What are 'Mysore Style' classes?

The 'Mysore Style' of practice is a personalised way of guiding a student in their yoga journey. It derives its name from the southern city of Mysore in India, where it originates from.


Mysore Style classes have the following unique characteristics:

  • Prior to starting the Mysore Style class, the student discusses their focus or improvement area with the instructor.
  • Basis the students’ focus and development area, a customised sequence of asanas are given to the student for practice.
  • Students practice their individual sequence of asanas at their own pace.
  • The teacher assists each student individually by giving physical adjustments and verbal instructions as they observe the practice.
  • Thus, these are not the typical instructor led classes that are regularly conducted at fitness/yoga centres.
  • Multiple students with different backgrounds, proficiency levels and needs practice their custom asana sequences side by side.
  • Hence, beginners to yoga, those with health issues, experienced students looking to deepen their practice, senior citizens all practice their individual routines together.
  • Once comfortable with the routine, the student is ready to self-practice at home or in a group class.
  • Mysore Style classes compliment and do not compete With ‘Led’ yoga classes .


  • Beginners to yoga
  • Senior citizens
  • Those who have lost touch and want to re-develop their practice
  • Intermediate or advanced level students who want to deepen their practice
  • Those with injuries or those seeking therapeutic benefits
  • Anyone who wants to improve their asana technique


At IndeaYoga, students learn the fixed order of asanas using a specific movement-breathing technique called Ujjayi breath or normal breath. Each student is given a yoga routine according to one’s ability.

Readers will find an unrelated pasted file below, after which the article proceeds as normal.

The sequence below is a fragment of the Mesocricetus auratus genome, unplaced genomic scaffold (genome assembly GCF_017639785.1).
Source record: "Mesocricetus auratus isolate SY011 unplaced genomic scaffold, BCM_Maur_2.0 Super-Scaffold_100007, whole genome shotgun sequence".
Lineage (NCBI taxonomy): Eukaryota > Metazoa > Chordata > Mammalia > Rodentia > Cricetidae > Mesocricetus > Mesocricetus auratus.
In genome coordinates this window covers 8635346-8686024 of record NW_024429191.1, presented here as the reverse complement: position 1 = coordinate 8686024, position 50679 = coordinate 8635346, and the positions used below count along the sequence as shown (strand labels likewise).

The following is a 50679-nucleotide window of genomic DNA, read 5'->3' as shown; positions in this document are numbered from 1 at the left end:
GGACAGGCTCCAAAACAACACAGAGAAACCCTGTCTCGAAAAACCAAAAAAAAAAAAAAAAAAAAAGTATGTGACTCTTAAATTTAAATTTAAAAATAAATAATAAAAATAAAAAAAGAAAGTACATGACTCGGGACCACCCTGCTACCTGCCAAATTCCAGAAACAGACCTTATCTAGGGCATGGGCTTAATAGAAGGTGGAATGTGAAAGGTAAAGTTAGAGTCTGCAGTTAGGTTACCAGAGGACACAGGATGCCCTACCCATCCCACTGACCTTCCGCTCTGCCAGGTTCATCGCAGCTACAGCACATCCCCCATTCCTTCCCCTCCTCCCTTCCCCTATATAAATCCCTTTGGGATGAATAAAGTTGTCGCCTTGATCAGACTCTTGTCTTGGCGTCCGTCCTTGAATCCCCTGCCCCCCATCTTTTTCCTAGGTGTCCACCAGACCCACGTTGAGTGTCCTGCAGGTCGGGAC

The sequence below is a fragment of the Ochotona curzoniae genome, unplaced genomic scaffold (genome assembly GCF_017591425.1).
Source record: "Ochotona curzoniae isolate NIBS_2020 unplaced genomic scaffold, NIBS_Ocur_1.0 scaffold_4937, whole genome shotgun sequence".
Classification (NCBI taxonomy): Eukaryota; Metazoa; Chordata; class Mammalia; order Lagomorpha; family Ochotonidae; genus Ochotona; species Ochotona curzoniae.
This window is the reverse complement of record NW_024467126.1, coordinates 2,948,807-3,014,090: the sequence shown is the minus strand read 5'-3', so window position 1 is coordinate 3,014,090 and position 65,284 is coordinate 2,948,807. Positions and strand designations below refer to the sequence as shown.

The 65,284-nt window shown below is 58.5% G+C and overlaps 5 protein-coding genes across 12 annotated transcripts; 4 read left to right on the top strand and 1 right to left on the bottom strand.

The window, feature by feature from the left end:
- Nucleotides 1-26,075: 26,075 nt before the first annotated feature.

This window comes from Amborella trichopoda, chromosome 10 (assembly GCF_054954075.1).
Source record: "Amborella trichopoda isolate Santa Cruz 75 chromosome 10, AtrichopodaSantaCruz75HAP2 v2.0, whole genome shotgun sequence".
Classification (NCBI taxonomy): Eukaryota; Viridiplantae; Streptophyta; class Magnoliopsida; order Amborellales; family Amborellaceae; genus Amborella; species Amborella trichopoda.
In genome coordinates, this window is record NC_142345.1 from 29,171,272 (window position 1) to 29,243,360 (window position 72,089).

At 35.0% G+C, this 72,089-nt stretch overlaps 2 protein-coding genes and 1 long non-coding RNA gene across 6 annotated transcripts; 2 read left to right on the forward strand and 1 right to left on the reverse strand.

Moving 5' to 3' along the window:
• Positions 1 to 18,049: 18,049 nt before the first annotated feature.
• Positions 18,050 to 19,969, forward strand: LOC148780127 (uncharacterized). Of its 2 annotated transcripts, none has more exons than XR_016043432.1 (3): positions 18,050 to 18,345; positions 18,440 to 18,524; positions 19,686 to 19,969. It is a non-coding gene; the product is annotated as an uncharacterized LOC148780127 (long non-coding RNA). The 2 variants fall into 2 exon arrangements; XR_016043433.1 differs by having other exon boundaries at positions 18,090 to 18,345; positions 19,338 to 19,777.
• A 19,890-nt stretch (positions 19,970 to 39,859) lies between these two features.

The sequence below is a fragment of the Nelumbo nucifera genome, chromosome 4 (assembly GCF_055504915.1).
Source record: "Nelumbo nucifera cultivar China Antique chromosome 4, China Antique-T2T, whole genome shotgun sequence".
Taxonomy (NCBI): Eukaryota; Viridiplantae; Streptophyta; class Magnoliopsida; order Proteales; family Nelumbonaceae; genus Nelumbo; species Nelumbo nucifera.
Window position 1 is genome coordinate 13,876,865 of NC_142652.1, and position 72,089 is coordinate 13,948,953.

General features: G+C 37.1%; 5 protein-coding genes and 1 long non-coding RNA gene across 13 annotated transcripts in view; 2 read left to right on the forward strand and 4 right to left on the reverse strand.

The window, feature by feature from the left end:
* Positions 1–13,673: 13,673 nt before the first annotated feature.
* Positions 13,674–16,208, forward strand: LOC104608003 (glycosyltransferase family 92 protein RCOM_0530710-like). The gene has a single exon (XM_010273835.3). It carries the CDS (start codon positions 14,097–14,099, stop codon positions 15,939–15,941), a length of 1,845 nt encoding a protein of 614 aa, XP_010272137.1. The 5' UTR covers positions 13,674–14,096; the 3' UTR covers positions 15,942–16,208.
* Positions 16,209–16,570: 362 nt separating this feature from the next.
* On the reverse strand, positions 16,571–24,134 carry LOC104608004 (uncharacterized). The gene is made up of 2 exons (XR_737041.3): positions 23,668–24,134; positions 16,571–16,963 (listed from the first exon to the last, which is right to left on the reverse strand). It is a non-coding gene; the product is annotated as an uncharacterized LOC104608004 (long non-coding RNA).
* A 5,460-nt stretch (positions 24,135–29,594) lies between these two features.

Benefits of Mysore Style practice include:

  • Learn the proper technique of how to enter, stay and come out of postures
  • Practice and build strength and stability at one’s own pace
  • Focus on individual improvement area
  • Learn modifications that are consistent, and if a particular asana is difficult, it is taught
  • Beginner students tend to have fewer asanas and we encourage them to repeat each asana a number of times until the student has developed breath and body co-ordination to move to the next one
  • The next asana in the sequence is given only after obtaining stability in previous version of the asana
  • The word ‘given’ in this context comes from how the practice is taught in India, where a yoga practice is something that a teacher gives to a student as a spiritual practice (abhyasa)
  • Trained teachers keep track of every student’s progress. Correction and assistance is offered at every step to develop a technically strong practice
  • Builds confidence to practice in a technically correct manner anywhere – at home or in a group class


Most of us are accustomed to practicing a lot of asanas all at once.

In an instructor led yoga class, asanas are given one by one in a sequential order.

This format of teaching is ideal when most of the practitioners in the class are aware of the correct technique of mounting, staying in the posture and dismounting from the posture.

However, if the class is a mix of new and experienced students, or consists of those who have physical challenges or are new to the yoga, this regular format of class does not allow for personalised attention.

While the intent is to help all students, the challenge that arises is that of time available for the instructor to correct and guide every practitioner, the fitness centre guidelines, the size of the class and if the instructor is trained to in-depth corrections.

The lack of personal attention may lead to a new practitioner feeling left out and not able to keep up with the class or adopt the wrong technique of practice or in an extreme case, a niggling injury.

The net result is almost always a regular churn of students who cannot keep up and/or lose interest in the class.

Mysore Style classes build your self-practice. While you may still chose to attend group classes, you will be able to practice in a technically correct manner at home, independent of an instructor.